The results in the two previous sections reveal several common features in the SWE trend and its contributing factors between the CMIP6 MMM, ERA5L, and MERRA2. However, many differences are also evident, particularly in the trends starting in the winter of 1981. This raises several questions.
Are the differences between the multi-model mean trends and the analysed trends compatible with the variation between the individual model simulations? If not, this suggests a problem either in the analyses or in the reliability of the CMIP6 ensemble. Conversely, if the differences between the analysed and simulated trends are comparable with the inter-model differences, this supports the statistically indistinguishable ensemble paradigm (Annan and Hargreaves, 2010) in which model-simulated and real-world trends belong to the same statistical population. This question will be studied in Sect. 7.1.
There are two distinct causes for the inter-model differences in the simulated trends: differences in the models themselves (and in the details of the forcing applied) and internal climate variability. To study the likely importance of the latter, the variance of trends within five single-model initial-condition ensembles is compared with the variance in the multi-model CMIP6 ensemble in Sect. 7.2.
In MERRA2, changes in total precipitation make a smaller positive contribution to the SWE trend since the winter of 1981 than any of the models simulate, and the trend in ERA5L is also exceeded in 20 of the 22 models (Table 4). Similarly, the decrease in SWE due to reduced snowfall fraction is smaller in the reanalyses than in most models. To help understand these results, the trends in winter temperature and precipitation are studied and the potential causes of the model-to-reanalysis differences in them are explored in Sect. 7.3.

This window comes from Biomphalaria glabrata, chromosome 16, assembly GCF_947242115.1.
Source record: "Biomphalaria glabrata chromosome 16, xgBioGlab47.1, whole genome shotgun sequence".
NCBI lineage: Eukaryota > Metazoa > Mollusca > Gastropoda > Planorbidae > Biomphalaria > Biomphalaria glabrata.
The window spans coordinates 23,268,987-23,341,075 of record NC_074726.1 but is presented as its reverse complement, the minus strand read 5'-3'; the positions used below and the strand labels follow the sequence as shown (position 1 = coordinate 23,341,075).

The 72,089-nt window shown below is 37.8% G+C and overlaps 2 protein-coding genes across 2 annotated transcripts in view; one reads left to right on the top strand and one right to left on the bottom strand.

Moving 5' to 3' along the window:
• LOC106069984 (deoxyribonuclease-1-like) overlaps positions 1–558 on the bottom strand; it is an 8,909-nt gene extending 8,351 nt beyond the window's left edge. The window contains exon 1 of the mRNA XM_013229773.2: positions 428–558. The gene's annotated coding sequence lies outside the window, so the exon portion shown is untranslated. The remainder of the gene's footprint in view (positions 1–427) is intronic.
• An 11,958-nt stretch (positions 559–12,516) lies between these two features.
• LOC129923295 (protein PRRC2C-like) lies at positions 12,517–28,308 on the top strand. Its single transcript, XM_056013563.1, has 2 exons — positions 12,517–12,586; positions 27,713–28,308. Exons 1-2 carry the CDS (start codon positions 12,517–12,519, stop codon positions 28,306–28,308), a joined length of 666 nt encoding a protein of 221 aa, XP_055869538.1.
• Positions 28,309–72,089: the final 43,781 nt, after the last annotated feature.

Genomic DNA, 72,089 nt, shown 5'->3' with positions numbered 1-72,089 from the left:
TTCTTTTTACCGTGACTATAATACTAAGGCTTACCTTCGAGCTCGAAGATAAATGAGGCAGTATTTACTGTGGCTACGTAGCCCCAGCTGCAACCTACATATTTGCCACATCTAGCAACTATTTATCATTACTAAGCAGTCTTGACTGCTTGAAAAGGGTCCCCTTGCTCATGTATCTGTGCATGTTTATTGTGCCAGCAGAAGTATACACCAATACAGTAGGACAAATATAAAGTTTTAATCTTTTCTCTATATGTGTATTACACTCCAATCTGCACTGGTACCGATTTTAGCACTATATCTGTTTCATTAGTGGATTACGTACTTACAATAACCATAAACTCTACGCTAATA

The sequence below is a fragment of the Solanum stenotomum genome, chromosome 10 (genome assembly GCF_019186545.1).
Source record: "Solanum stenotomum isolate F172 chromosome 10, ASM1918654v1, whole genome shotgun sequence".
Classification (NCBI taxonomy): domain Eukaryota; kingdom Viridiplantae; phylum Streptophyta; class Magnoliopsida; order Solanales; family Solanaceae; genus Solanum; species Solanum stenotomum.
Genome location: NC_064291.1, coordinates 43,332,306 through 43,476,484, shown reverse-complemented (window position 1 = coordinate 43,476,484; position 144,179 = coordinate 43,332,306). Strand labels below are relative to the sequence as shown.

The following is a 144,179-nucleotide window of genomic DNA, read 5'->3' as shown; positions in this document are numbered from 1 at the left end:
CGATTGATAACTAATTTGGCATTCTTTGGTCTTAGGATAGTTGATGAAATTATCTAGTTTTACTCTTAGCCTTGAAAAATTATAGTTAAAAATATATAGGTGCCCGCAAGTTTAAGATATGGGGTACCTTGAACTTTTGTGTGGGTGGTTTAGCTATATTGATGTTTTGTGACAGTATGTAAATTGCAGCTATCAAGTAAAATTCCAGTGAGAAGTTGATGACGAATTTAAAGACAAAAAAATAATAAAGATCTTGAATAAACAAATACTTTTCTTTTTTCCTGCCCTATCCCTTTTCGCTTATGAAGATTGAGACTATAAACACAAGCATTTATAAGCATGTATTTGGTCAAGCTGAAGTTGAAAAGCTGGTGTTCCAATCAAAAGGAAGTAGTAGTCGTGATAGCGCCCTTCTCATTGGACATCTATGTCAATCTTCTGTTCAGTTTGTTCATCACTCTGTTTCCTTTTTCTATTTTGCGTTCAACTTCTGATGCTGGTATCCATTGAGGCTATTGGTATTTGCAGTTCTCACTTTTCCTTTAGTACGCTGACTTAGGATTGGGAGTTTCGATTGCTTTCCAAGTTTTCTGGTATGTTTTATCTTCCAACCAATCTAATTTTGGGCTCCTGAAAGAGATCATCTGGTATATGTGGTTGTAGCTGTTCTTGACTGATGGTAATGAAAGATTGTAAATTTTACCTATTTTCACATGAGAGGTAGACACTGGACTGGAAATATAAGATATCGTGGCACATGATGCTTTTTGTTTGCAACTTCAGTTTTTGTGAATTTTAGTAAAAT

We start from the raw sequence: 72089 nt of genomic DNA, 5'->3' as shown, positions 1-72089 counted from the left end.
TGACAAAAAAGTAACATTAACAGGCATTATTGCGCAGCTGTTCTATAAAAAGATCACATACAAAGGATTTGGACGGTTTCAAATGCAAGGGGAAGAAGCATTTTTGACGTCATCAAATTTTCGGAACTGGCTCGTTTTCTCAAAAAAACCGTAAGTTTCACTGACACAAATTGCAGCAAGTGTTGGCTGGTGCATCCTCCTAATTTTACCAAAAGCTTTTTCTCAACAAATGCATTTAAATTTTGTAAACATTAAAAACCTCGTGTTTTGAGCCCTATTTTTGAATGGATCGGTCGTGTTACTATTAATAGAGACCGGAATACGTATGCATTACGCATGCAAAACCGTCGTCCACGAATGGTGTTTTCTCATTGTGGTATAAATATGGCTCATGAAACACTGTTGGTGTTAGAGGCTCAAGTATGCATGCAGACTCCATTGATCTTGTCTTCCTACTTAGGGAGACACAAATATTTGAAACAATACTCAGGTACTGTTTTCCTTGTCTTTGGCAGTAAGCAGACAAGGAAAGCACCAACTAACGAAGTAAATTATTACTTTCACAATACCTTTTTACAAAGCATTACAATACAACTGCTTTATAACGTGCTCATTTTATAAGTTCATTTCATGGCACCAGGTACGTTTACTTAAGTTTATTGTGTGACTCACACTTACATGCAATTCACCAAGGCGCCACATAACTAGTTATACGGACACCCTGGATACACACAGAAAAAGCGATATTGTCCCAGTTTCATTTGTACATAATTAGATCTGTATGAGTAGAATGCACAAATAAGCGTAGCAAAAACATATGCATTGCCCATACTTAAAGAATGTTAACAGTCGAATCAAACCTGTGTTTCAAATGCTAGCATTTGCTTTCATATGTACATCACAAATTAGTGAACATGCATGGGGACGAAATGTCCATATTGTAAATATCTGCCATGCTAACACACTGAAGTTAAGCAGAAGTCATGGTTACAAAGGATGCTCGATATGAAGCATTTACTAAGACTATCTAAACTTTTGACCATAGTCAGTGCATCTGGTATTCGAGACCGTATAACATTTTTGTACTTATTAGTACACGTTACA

7.1 Are the analysed and simulated trends consistent with the indistinguishable ensemble paradigm?
The indistinguishable ensemble paradigm posits that climate changes in model simulations and in the real world should belong to the same statistical population (Annan and Hargreaves, 2010). The validity, or lack thereof, of this paradigm has important implications for projections of future climate, but it can only be tested for those changes that have already occurred. Therefore, combined model plus observation ensembles were formed by concatenating the 22-model CMIP6 ensemble with either ERA5L, MERRA2, or GlobSnow. Then, the trends in each of the 23 members of this ensemble were compared with the mean of the other 22 members, using two statistics: the spatial correlation and the mean absolute difference (MAD). Again, we focus on trends in March in the total snow area (or the GlobSnow area for comparison with GlobSnow).
As an example, the March mean SWE trends in ERA5L in 1981–2022 are compared with the CMIP6 trends in Fig. 4. The spatial correlation of the ERA5L trend with the mean of the 22 CMIP6 models is lower than the correlation between any single CMIP6 model and the mean of the remaining 21 + 1 ensemble members (Fig. 4a). The MAD for ERA5L is the second highest (Fig. 4b). Thus, the ERA5L SWE trends in 1981–2022 appear unusual compared with the CMIP6 ensemble, although this conclusion is weaker for MAD than the spatial correlation.
The results for this and several other cases are summarized in Table 6. Just as in ERA5L, the 1981–2022 SWE trends in MERRA2 and the 1981–2018 trends in GlobSnow are near the outer edge of the CMIP6 distribution, as more divergent trends are only found in zero to two models depending on the statistic used. By contrast, the ERA5L SWE trends in March 1951–2022 do not stick out since a lower spatial correlation (higher MAD) is found for 5 (6) of the 22 CMIP6 models. Regarding the components of the SWE trend, the precipitation change contribution ΔSWE(ΔP) in both ERA5L and MERRA2 appears unusual in comparison with the CMIP6 trends in 1981–2022. Any evidence of discrepancy in the other cases is weaker. However, there is a systematic difference between the correlation and the MAD measures, suggesting that the spatial patterns of the reanalysis trends are more discordant with the CMIP6 ensemble than the magnitude of the trends.
7.2 Effect of internal variability on the inter-model variation in the simulated trends